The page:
Introducing RUMI

“Yesterday is gone and its tale told. Today new seeds are growing.” – Rumi


Friends of Rumi,

We started Rumi almost three years ago with an audacious goal in mind – to place Afghanistan at the center of the luxury food scene. Along the way, we also made it our mission to inspire Afghan farmers, employ Afghan women, and bring pride back to Afghanistan’s agricultural sector. We recognized our artisan Afghan partners do not want to be controlled—they want to be empowered.

In addition, the unique flavor profile of our Afghan saffron has not gone unnoticed. From renowned Michelin-star chefs to food experts to specialty food retailers have all provided excellent reviews and added our saffron to their cuisine. Chefs and food lovers around the world are finding our Afghan saffron to be transformational.

Thus, we are introducing our new branding and website to reflect the pride and quality of Afghan saffron. Today, we announce RUMI, along with our redesigned branding, logo, and website to accompany it. We’ve also listened to your feedback –the website is now easier to navigate with a more product-centric focus. Additionally, we’ve added descriptive recipes and clearer culinary recommendations for our blends and saffron. Our hope is to make it even easier to enjoy our saffron with your everyday cooking routines.

Our commitment to creating the finest Afghan brand is unwavering. Our new brand authentically and simply conveys our passion for bringing people together over food to lay a long-term path for peace and sustainability.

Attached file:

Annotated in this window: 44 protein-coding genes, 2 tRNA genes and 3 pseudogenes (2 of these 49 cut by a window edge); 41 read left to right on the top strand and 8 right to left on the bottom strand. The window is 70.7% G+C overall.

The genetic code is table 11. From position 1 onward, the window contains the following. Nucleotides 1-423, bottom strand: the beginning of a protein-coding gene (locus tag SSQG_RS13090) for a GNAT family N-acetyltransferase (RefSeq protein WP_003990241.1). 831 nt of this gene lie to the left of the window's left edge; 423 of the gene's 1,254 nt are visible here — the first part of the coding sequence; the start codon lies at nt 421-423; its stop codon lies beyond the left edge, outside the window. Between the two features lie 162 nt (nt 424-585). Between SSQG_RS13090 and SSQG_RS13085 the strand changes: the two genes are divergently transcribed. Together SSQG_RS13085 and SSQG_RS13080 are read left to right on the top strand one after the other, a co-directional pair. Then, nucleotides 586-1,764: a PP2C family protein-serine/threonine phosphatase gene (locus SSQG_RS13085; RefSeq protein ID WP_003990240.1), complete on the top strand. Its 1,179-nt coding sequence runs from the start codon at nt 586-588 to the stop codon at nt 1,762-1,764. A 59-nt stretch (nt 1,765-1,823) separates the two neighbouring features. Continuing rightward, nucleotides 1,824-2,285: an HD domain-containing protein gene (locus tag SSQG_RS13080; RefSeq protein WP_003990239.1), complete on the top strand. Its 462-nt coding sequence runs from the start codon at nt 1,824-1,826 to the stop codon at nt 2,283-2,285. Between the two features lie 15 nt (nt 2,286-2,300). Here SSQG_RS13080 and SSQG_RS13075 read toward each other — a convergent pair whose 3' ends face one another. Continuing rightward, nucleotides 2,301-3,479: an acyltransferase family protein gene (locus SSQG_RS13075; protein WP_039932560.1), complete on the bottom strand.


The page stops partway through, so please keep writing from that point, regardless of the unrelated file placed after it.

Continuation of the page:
We welcome you to get in touch with us and share your thoughts anytime. Drop us a line at – we would love to hear from you!

Thank you again for your steadfast support,

Team Rumi

Introducing RUMI

Dining Per Se

I faced a set of baby blue doors that marked the entrance of Per Se, named the best restaurant in New York City by the New York Times a few years ago. The maître d’ didn’t blink an eye at the backpack I was wearing to one of the nation’s finest restaurants. Her hospitality was impeccable. Still, I took the backpack off my shoulder to carry it like a “purse,” as I waited for Chef David Breeden, the visiting chef from The French Laundry and Chef de Cuisine, to come get me.

“Hi! You found us!” he said cheerily. Yeah, I was on Kim-time and was 15 minutes late, sweaty from running through 90 degree New York wet summer heat. So bad. He told me it was his last day doing the exchange at Per Se and he was anxious to go home and see his family, but he basically didn’t have any time commitments in the afternoon and wanted to talk about saffron.

Per Se’s Rotisseur


Continue reading “Dining Per Se”

Dining Per Se